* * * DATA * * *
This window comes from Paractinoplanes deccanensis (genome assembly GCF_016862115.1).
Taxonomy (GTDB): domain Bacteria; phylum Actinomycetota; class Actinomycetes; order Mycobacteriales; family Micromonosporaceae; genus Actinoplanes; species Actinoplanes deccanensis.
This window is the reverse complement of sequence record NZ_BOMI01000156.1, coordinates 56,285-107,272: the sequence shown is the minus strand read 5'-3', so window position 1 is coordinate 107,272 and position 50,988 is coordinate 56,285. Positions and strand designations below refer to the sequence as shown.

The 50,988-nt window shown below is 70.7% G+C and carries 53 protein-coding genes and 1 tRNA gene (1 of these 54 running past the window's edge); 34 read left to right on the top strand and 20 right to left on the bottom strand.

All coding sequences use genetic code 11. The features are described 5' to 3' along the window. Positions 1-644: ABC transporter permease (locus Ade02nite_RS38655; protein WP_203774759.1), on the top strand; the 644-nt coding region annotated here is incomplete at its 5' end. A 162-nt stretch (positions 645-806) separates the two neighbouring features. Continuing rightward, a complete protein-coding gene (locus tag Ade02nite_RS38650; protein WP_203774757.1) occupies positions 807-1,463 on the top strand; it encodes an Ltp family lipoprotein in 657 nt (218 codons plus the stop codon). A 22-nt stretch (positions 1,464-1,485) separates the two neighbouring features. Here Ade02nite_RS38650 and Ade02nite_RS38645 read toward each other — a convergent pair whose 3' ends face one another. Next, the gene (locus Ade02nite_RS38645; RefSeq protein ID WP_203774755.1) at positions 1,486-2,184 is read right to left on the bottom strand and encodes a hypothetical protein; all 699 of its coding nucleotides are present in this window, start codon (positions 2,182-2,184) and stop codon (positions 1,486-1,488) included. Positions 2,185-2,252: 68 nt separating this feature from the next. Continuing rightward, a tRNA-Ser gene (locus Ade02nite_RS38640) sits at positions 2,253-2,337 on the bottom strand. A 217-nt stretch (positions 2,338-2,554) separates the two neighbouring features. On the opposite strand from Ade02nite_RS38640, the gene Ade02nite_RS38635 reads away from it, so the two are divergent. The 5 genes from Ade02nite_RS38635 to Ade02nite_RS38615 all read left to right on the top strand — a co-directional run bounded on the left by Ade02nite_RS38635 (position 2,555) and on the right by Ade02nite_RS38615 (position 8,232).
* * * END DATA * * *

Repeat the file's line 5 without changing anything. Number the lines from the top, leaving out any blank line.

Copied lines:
All coding sequences use genetic code 11. The features are described 5' to 3' along the window. Positions 1-644: ABC transporter permease (locus Ade02nite_RS38655; protein WP_203774759.1), on the top strand; the 644-nt coding region annotated here is incomplete at its 5' end. A 162-nt stretch (positions 645-806) separates the two neighbouring features. Continuing rightward, a complete protein-coding gene (locus tag Ade02nite_RS38650; protein WP_203774757.1) occupies positions 807-1,463 on the top strand; it encodes an Ltp family lipoprotein in 657 nt (218 codons plus the stop codon). A 22-nt stretch (positions 1,464-1,485) separates the two neighbouring features. Here Ade02nite_RS38650 and Ade02nite_RS38645 read toward each other — a convergent pair whose 3' ends face one another. Next, the gene (locus Ade02nite_RS38645; RefSeq protein ID WP_203774755.1) at positions 1,486-2,184 is read right to left on the bottom strand and encodes a hypothetical protein; all 699 of its coding nucleotides are present in this window, start codon (positions 2,182-2,184) and stop codon (positions 1,486-1,488) included. Positions 2,185-2,252: 68 nt separating this feature from the next. Continuing rightward, a tRNA-Ser gene (locus Ade02nite_RS38640) sits at positions 2,253-2,337 on the bottom strand. A 217-nt stretch (positions 2,338-2,554) separates the two neighbouring features. On the opposite strand from Ade02nite_RS38640, the gene Ade02nite_RS38635 reads away from it, so the two are divergent. The 5 genes from Ade02nite_RS38635 to Ade02nite_RS38615 all read left to right on the top strand — a co-directional run bounded on the left by Ade02nite_RS38635 (position 2,555) and on the right by Ade02nite_RS38615 (position 8,232).